Holding Hands With Death By Amy Wilke

1961 Words8 Pages
Holding Hands with Death A urine smell mingles with the smell of popcorn when I enter Callaway’s Nursing Home in Sulphur, Oklahoma. I wrinkle my nose. It is three in the afternoon on a Friday in February, and the television in the lobby is showing Bonanza, and a few residents are intently watching the troubles of the Cartwright family. I see Amy Wilke (who is a hospice nurse for Valley Hospice) sitting in a well-worn recliner in the lobby talking to an elderly male resident. Amy is dressed in white scrubs with pink smiley faces. Amy has a kind face with twinkling blue eyes that can express compassion, joy, and sorrow. She has on a glittery pink headband, and her attire clashes with the subdued clothing of the residents and the bleak…show more content…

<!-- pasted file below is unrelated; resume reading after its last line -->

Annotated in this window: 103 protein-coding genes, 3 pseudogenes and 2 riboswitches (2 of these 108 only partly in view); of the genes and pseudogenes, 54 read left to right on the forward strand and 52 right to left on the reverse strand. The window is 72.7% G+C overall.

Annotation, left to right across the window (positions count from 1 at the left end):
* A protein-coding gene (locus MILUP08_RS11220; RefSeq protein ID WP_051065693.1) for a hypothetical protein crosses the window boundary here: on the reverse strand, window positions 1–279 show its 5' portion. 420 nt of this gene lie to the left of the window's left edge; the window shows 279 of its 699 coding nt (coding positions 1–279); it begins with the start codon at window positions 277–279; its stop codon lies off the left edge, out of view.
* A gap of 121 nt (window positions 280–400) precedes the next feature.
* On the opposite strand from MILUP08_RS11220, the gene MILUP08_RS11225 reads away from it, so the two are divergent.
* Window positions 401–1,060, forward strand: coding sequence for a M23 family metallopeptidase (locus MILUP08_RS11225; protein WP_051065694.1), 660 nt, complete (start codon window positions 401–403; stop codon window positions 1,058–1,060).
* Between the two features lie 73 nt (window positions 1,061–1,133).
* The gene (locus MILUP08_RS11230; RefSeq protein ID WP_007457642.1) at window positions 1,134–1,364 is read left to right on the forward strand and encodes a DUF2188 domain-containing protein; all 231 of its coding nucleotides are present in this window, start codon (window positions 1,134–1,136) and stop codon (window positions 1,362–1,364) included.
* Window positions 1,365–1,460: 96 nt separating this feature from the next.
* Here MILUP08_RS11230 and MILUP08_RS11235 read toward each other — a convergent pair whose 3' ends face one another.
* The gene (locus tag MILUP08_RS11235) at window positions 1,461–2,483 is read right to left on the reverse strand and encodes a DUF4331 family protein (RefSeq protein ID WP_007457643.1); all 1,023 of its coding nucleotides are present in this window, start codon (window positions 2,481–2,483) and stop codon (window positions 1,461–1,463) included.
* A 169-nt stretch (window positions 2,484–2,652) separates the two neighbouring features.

She tells me that one of the reasons why she became a hospice nurse was witnessing the nurses’ disregard for their patients during her time spent as a nurse’s aide. Amy says, “I remember watching the nurses in the nursing home as a teen, and they barely interacted with the patients. They were cold towards them. I did not want to be like those nurses. That is one of the reasons I was drawn to hospice. I knew that hospice nurses interacted with their patients and got to know them. I wanted to know my patients and their families.” Amy claims that communicating with patients and their families is an essential aspect of a hospice nurse’s job requirements. According to snagajob.com compassion and communication skills are vital to the work of a hospice nurse. Communication and compassion are vital to hospice nurses because hospice nurses work in a highly emotional atmosphere, and the families of their patients tend to be emotional and need comfort from someone who understands the situation. My grandmother no longer speaks; however, Amy tells my grandmother about her life, and Amy says that she can tell that my grandmother is listening through the blinking of her faded green eyes. My family doesn’t have many questions for Amy. Other families, however, bombard her with questions, and she answers all their questions with patience and compassion. A family of an elderly man (who is also in the final
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